Russian Eyewitness Accounts of the Campaign of 1807 (Hardback)
(click here for international delivery rates)
|Other formats available - Buy the Hardback and get the eBook for £1.99!||Price|
|Russian Eyewitness Accounts of… ePub (15.3 MB) Add to Basket||£10.00|
|Russian Eyewitness Accounts of… Kindle (20.6 MB) Add to Basket||£10.00|
After his crushing defeat of Prussia in 1806, Napoleon marched into Poland to forestall any Russian attempts to come to the aid of their ally. There then followed the bloody battle in a blizzard at Eylau on 8 February 1807, which decimated both armies. Operations resumed in the spring and on 14 June Napoleon wrecked the Russian field army at Friedland. Napoleon and Emperor Alexander met at Tiltsit, and French mastery of north-west Europe was confirmed.
This is the first book to bring together dozens of Russian letters, memoirs and diaries, with authors ranging from the commander-in-chief (Benningsen) to NCOs. We see the brutal conditions of the winter campaign at first hand, and gain fresh insight into the infamous Treaty of Tiltsit and the diplomatic manoeuvring that followed it.
There are only two maps, a few good illustrations and nearly 300 pages that are well worth reading.Clash of Steel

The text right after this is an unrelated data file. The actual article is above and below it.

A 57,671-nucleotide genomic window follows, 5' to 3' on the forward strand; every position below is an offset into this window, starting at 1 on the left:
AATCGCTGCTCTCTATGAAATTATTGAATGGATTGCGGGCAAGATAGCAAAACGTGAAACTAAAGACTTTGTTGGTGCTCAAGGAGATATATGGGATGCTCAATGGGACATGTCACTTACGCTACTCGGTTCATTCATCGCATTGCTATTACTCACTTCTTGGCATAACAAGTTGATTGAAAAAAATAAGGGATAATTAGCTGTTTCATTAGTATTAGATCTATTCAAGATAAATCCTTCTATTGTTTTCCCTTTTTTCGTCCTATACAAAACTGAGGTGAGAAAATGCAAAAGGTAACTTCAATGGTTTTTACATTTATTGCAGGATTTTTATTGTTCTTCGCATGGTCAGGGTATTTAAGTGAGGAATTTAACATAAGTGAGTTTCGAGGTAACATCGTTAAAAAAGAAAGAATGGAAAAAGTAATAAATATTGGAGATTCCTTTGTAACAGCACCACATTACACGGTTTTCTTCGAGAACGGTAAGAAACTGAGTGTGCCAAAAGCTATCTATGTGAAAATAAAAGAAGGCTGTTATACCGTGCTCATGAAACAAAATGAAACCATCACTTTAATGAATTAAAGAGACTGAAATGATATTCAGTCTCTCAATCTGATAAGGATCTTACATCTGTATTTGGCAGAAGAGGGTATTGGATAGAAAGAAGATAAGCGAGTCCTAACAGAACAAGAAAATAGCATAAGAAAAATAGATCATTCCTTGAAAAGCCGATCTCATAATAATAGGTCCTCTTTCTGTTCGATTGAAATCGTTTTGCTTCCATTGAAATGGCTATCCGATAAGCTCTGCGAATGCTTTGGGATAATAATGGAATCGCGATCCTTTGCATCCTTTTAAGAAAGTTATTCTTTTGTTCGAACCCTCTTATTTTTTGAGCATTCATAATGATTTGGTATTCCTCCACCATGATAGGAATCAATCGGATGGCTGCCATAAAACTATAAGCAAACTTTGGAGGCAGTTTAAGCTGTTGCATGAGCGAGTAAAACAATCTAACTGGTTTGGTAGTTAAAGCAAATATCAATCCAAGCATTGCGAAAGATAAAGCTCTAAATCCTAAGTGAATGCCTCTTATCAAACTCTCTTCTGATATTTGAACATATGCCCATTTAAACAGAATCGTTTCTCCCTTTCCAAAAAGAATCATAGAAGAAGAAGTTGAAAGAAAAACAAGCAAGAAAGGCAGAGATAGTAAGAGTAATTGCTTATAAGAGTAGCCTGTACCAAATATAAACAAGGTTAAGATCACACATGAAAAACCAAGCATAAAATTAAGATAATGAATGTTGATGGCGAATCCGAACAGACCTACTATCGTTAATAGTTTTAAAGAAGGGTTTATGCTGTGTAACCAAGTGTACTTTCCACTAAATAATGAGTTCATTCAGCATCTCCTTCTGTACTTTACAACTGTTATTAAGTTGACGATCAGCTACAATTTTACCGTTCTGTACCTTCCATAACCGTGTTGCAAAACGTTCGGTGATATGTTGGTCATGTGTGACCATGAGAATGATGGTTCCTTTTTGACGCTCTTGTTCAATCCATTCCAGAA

Read the complete review here.
This carefully edited collection of eyewitness accounts of the battles between the FrenchFiretrench
and the Russians provides a balanced view but much of the information will be new to English-language
readers. There is a fine monochrome photo-plate section which adds greatly to the content, graphically demonstrating the terrible conditions under which many battles were fought. Recommended.
This unique book brings together letters, diaries and memoirs of Russian participants of the campaign of 1807, heretofore inaccessible andProtoView
underutilized, and presents a variety of viewpoints ranging from a noncommissioned officer to a commander-in-chief. It provides insight into
the Russian side of the war, how and why decisions were made, and what Russian officers and soldiers experienced as they marched towards victory. Seven chapters are: the eclipse of Austerlitz; the winter campaign, December
1806; the road to Eylau; the bloodbath at Eylau; the spring campaign; the disaster at Friedland; the aftermath of the campaign.